I’ve been surprised that some of my most vociferous “conservative” sparring partners online now admit that they reluctantly voted for Donald Trump or didn’t vote for him at all in 2016. Rather, they voted against Hillary Clinton, desperate to “turn the page” from the too long-running Clinton soap-opera. Some would have voted for Joe Biden against Trump, they now say. This is a reminder of the malleability of American political beliefs, and how people often define themselves politically by what they are against rather than what they are for, in a kind of reactionary tribalism.
It’s also a reminder that only about 10 percent of the electorate pay close attention to politics and current events as an avocation or vocation. The rest have jobs to do, families to raise, hobbies to enjoy, and at best are paying half-attention.
The 2016 election results were not necessarily a reflection of a new sickness in America’s soul, a new meanspiritedness, deep prejudice and domineering racism, nor an indication of impending tribal warfare. While I read descriptions of a new American dystopia while living abroad, I certainly have not observed nor experienced it upon returning in late 2017.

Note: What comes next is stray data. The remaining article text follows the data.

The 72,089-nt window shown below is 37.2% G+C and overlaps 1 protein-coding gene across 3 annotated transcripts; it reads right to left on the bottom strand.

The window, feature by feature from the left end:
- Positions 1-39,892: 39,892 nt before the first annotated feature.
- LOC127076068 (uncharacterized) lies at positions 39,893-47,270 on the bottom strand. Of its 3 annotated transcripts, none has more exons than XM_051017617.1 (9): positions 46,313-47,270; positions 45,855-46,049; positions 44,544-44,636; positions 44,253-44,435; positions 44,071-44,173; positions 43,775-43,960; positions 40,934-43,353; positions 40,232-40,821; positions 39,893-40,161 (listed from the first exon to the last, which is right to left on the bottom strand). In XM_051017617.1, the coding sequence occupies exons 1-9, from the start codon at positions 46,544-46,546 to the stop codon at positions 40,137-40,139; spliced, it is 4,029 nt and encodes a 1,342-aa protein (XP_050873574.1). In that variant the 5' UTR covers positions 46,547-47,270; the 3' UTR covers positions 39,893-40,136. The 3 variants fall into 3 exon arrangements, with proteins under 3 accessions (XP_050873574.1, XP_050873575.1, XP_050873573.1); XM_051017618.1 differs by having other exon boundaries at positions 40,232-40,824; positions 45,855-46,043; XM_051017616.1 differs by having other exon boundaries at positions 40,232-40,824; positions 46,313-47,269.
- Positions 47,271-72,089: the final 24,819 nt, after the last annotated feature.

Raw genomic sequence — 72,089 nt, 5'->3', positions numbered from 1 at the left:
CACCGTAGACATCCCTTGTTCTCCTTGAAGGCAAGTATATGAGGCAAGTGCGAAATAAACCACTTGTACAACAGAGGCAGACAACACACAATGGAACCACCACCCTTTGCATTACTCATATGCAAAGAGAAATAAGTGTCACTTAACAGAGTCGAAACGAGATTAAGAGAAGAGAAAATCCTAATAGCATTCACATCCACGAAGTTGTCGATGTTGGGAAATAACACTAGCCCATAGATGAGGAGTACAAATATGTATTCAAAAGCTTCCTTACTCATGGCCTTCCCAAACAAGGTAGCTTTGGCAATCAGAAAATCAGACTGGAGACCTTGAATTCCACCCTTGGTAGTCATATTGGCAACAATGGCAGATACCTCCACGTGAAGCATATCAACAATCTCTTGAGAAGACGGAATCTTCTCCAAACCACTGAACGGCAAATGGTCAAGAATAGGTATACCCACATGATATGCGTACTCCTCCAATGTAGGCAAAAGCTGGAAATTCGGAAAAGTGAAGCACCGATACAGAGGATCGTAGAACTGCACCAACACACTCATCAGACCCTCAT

“Liberals often don’t realize how provocative or inflammatory they can be,” writes Gerald Alexander, a UVA political science professor, in the NYT, in a piece titled “Liberals Aren’t As Smart As They Think They Are.” “In exercising their power, they regularly not only persuade and attract but also annoy and repel.”
Two new books, “The Soul of America: The Battle for Our Better Angels” by Jon Meacham, and “Our Towns: A 100,000-Mile Journey Into the Heart of America” by James Fallows and Deborah Fallows put the lie to the hypothesis of a new American dystopia. (Washington Post review.)
Online hostility should not be taken so seriously — it’s maybe more like opposing teams in a video game than representing deep-seated cultural, tribal and political divisions within America. I still believe that the best way to bridge these divisions is with in-person, face-to-face conversations, not online ones where it’s too easy to reduce those with differing opinions to cultural stereotypes and cardboard caricatures.
Carlos Lozada in The Washington Post: “…how different the conversations occurring throughout the country sound compared with Washington squabbles. “When we asked people what was on their minds, we’d hear about schools or drugs or downtown-redevelopment projects or new companies that might come to town,” James Fallows recalls. “Virtually never did anyone volunteer the staple themes from national politics — Do we trust the media? Which party do we dislike more? — that came to dominate so much of the national news.” It’s an encouraging thought, that local unity can bypass national dissension.”